Accessing online learning in China

Please note: This information is subject to change. DEO will update this information wherever possible. This version: 8th May 2020.

This information is primarily for academic staff to advise students currently based in mainland China. If you are a student you may also find this information useful, but you should check with your lecturer or school, and look at the guidance designed for you on our student help pages.

The overarching guidance for staff is to adhere to the general recommendations for low bandwidth and low immediacy teaching.

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Internet connectivity

Poor or inconsistent internet connectivity can cause problems for students and staff based in the UK and overseas. Students in mainland China have historically been subject to intermittent connectivity issues which can make online learning difficult. Where possible staff should adopt low bandwidth, asynchronous teaching (eg reduce file sizes, reduce activities which require high levels of immediate interaction/ response by students etc).  

Students in mainland China may also be able to access a state-approved VPN (virtual private network) connection, provided by the University of Bristol, from 18th May. This should improve access to learning materials for our students, but students will need to request access.

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Access to tools and materials

Many popular platforms such as Facebook, YouTube, Twitter and some parts of Google are inaccessible to students in mainland China. Staff should check teaching materials such as essential readings are available to students, and be mindful that some content may be inaccessible (for example if it is hosted on some news sites).

Digital education tools such as Blackboard Learn, Collaborate and Turnitin are currently available for use in China, however access can be withdrawn at short notice and these tools can be subject to network issues.

Hosting materials in RePlay may improve access to learning materials due to its adaptive streaming functionality, where viewers receive the video stream with the most suitable bitrate for their available bandwidth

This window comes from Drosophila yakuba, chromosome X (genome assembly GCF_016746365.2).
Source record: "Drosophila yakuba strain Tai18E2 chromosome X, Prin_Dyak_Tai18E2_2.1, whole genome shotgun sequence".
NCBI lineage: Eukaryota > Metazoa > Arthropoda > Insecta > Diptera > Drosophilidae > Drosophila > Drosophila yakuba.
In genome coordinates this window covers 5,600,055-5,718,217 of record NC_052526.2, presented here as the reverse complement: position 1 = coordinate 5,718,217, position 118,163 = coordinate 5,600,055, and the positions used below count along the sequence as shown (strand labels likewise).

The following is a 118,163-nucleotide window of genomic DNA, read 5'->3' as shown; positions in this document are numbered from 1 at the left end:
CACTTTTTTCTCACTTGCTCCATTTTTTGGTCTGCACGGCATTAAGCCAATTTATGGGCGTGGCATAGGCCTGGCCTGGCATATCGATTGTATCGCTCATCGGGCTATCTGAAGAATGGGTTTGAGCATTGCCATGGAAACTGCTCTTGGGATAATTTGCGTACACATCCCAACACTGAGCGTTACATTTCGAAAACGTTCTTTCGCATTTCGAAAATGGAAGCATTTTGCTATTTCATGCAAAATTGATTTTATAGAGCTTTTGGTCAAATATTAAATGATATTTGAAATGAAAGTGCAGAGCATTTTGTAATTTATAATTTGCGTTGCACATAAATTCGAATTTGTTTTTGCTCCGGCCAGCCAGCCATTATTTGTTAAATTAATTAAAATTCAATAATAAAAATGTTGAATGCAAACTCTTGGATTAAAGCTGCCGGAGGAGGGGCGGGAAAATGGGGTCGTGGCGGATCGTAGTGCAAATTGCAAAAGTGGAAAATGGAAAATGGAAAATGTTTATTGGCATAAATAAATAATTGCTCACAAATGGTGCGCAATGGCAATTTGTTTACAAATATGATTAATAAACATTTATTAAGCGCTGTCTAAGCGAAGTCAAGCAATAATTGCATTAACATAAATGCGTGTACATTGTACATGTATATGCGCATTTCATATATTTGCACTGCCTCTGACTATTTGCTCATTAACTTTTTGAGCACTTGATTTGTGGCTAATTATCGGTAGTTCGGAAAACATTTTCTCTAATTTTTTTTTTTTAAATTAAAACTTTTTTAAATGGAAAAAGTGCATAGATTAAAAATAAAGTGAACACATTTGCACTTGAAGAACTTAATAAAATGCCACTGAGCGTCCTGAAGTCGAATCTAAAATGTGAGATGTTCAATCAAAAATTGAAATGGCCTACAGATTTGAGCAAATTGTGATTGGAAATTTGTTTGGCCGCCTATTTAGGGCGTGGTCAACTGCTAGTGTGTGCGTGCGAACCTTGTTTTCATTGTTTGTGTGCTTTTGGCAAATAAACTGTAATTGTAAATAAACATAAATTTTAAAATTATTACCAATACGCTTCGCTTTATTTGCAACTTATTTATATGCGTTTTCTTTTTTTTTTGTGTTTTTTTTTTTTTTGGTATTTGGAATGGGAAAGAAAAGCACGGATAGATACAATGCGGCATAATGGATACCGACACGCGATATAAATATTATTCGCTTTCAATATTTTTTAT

Some tools in our digital learning environment are not available in mainland China. For example, Ally (which provides content in alternative formats) is blocked. Offering content in a range of formats can make learning more accessible and inclusive. Staff who wish to provide materials in alternative formats can use the stand-alone Ally converter. Staff should use the tools available to assess student engagement with online learning to ensure their teaching is accessible.

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Browsers and mobile

Online tools often have recommended browsers which may not be available in China. Staff should be aware that students who use Chinese browsers to access online learning activities and materials may experience problems. Where possible staff should recommend appropriate alternatives either by reviewing the relevant suppliers support pages or contact digital-education@bristol.ac.uk for help and advice.

While students should be advised to use a wired internet connection, some may choose to access activities and information on the Blackboard mobile app, which optimises content for delivery on ‘phones and tablets. Staff should be aware that not all content is available on the Blackboard mobile app and Android device users may not be able to access the Playstore to download it.

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